Top Story

e4m_logo.png

Home >> Media – Print >> Article

Demonetisation results in turbulent business scenario for print industry

16-December-2016
Font Size   16
Share
Demonetisation results in turbulent business scenario for print industry

The consequences of demonetisation have begun to show on the print news industry. Recently a leading English-language newspaper notified employees  that the worst is yet to come post demonetisation and they need to brace up to deal with the turbulent business scenario ahead.

Demonetisation has crashed an already declining market and no one can tell when conditions will improve. It could be a few months, or   longer, notified the newspaper.

On the other hand, a prominent English newspaper from Eastern India, known for opinionated and hard-hitting headlines on the front page, is reportedly said to be initiating the process of laying off several employees. Apparently, the exercise will not remain restricted to the editorial. Speculations are rife that the layoffs will be an all-encompassing affair with employees in the marketing and HR department too facing the axe.

The newspaper has reduced the number of pages of the main paper from 20 to 12. It is not clear as to why such a step is being taken at this juncture. The publication was not registering profits since awhile now, however, demonetisation may have further aggravated the situation by putting a brake on the inflow of advertisements. The MD & CEO of the organisation stuck to “no comments” when questioned by exchange4media.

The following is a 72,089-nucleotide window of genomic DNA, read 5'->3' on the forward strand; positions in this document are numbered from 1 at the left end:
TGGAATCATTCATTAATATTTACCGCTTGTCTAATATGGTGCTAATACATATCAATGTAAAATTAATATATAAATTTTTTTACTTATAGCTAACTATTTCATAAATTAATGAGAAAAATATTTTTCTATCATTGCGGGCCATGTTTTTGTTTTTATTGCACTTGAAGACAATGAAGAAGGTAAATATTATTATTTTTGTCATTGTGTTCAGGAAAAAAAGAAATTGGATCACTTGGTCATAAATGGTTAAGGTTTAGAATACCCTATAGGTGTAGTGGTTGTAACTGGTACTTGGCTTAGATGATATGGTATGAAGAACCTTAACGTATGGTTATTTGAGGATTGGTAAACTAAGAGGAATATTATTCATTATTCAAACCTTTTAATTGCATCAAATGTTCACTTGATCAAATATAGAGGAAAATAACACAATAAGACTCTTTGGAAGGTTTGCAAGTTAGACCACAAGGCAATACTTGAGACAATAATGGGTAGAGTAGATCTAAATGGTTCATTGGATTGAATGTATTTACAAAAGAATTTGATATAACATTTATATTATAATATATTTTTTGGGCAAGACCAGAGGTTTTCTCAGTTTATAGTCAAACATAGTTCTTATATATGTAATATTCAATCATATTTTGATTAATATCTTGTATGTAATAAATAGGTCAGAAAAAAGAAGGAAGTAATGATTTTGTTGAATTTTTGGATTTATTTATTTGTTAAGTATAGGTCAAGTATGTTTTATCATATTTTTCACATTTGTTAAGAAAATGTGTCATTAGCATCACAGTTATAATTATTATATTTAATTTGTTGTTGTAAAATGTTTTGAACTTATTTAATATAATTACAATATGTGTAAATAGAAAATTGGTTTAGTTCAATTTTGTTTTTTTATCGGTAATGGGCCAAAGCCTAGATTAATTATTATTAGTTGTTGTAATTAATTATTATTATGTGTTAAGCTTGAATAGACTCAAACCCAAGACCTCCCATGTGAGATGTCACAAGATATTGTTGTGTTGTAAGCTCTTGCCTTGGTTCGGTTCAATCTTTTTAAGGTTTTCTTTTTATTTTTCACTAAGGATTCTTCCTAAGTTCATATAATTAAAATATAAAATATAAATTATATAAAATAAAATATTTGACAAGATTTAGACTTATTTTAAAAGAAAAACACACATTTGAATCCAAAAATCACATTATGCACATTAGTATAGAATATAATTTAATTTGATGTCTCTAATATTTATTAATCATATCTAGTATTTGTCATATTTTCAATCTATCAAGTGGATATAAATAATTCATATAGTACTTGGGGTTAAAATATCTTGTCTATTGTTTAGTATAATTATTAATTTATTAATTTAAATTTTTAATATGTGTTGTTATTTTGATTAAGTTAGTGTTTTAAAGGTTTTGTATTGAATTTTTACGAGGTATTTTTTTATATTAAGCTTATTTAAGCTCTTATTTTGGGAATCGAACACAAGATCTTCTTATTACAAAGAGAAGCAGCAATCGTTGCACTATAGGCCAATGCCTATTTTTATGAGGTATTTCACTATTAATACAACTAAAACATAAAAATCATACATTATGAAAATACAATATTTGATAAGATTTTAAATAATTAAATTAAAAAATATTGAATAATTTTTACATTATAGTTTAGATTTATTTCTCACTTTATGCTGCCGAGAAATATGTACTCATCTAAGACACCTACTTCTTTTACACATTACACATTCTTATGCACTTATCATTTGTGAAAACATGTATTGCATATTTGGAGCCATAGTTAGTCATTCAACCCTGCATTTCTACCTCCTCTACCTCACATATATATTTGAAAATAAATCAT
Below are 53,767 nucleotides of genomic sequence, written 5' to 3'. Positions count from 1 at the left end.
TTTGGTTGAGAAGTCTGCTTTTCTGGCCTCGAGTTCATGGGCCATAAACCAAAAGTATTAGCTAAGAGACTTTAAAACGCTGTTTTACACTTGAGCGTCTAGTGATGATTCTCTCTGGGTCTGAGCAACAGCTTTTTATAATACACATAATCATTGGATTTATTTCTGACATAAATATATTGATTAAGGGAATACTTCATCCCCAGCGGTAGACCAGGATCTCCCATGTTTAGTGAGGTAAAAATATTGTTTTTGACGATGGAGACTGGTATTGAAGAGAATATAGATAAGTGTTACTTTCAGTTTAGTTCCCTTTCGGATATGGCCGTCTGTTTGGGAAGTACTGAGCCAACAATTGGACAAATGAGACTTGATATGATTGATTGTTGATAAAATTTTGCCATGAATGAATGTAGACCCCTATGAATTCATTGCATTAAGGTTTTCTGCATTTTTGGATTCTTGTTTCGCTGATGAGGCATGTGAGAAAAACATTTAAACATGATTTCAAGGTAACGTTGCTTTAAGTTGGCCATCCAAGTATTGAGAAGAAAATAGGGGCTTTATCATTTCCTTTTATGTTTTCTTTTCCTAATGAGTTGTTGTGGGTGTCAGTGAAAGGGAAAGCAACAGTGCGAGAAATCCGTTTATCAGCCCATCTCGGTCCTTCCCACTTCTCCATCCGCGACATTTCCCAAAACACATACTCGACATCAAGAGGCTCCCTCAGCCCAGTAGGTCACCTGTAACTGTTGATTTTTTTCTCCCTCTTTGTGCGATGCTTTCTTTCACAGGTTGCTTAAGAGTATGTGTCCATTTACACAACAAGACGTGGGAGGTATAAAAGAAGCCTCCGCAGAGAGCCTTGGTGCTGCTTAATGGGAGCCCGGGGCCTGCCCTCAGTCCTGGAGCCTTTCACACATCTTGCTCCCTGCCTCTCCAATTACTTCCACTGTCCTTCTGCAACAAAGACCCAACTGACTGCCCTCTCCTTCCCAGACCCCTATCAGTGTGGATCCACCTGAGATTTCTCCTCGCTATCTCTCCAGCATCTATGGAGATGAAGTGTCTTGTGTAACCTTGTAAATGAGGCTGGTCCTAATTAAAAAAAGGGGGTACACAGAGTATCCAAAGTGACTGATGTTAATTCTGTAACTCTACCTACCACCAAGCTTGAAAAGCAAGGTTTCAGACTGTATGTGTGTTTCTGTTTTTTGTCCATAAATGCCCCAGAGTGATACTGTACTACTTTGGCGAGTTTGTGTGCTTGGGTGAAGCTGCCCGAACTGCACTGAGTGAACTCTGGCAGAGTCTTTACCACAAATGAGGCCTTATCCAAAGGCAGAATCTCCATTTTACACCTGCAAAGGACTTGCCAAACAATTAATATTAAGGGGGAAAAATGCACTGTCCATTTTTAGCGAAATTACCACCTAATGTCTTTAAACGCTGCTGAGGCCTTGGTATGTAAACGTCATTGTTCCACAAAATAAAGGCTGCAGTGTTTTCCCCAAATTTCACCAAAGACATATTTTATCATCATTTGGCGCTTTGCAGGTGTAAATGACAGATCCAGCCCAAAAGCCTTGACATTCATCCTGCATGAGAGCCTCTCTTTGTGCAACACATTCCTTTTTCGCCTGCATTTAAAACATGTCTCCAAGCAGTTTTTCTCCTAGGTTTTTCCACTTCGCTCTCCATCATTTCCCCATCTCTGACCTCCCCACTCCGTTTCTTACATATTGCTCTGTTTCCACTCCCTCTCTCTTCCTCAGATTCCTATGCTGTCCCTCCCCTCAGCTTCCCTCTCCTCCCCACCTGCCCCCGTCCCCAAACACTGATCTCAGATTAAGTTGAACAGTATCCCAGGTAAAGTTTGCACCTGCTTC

At another Hindi daily, founded shortly after partition and read primarily in Uttar Pradesh, the newspaper is employing moderate measures to contain costs. Since there is a general lack of business opportunities in the market, company officials are trying to reduce their travelling expenses. “Any short term measures (in terms of changing the product or treatment of employees) may not actually help,” the source explained. 

It was mentioned that while the overall recruitment may have come down, professionals continue to leave and join the organisation with the entry of a few trainees recently. As a result of demonetisation, the number of advertisements has observed a slide but that has also led to a reduction in the production cost. “Extraordinarily lavish” pagination is being avoided as well.

The employees of an English newspaper with a right wing leaning have reportedly not received their last month’s salary till now. But a staffer claimed that it was a routine phenomenon since the salaries were released around the fifteenth of every month. “Salaries are going out every month but there is no fixed date. There is no backlog,” a top source said.

Since the concerned newspaper is not largely dependent on “retail advertising”, the business has not been much affected post-demonetisation. It derives its revenues mostly from government advertisements. But the performance of the business operations will be reviewed after three months to better understand the situation. If need be then cost cutting measures will be implemented, the source stated.

The group released the Little Hearts online-only campaign, #BreakSomeHearts, early this year and is on the path to make many more of its brands available on the digital platform

As Milind Pathak takes over as Managing Director - Southeast Asia, Httpool, we chat with him on his new role, aspirations and his plans to aggressively penetrate the operations of the group in the Southeast Asian market

We speak to Punit Misra, CEO, ZEEL, Domestic Broadcast Business, on Zee TV’s new look, its aim and the shaping up of domestic business

This exercise will take the channel to the next level: Siju Prabhakaran, Cluster Head – South Business, Zee Entertainment Enterprises Limited

As Milind Pathak takes over as Managing Director - Southeast Asia, Httpool, we chat with him on his new role, aspirations and his plans to aggressively penetrate the operations of the group in the Sou...

Though business has picked up, the private FM industry expects festive ad spends to be subdued compared to 2016

Of the 116 upheld ads, the majority belonged to healthcare and education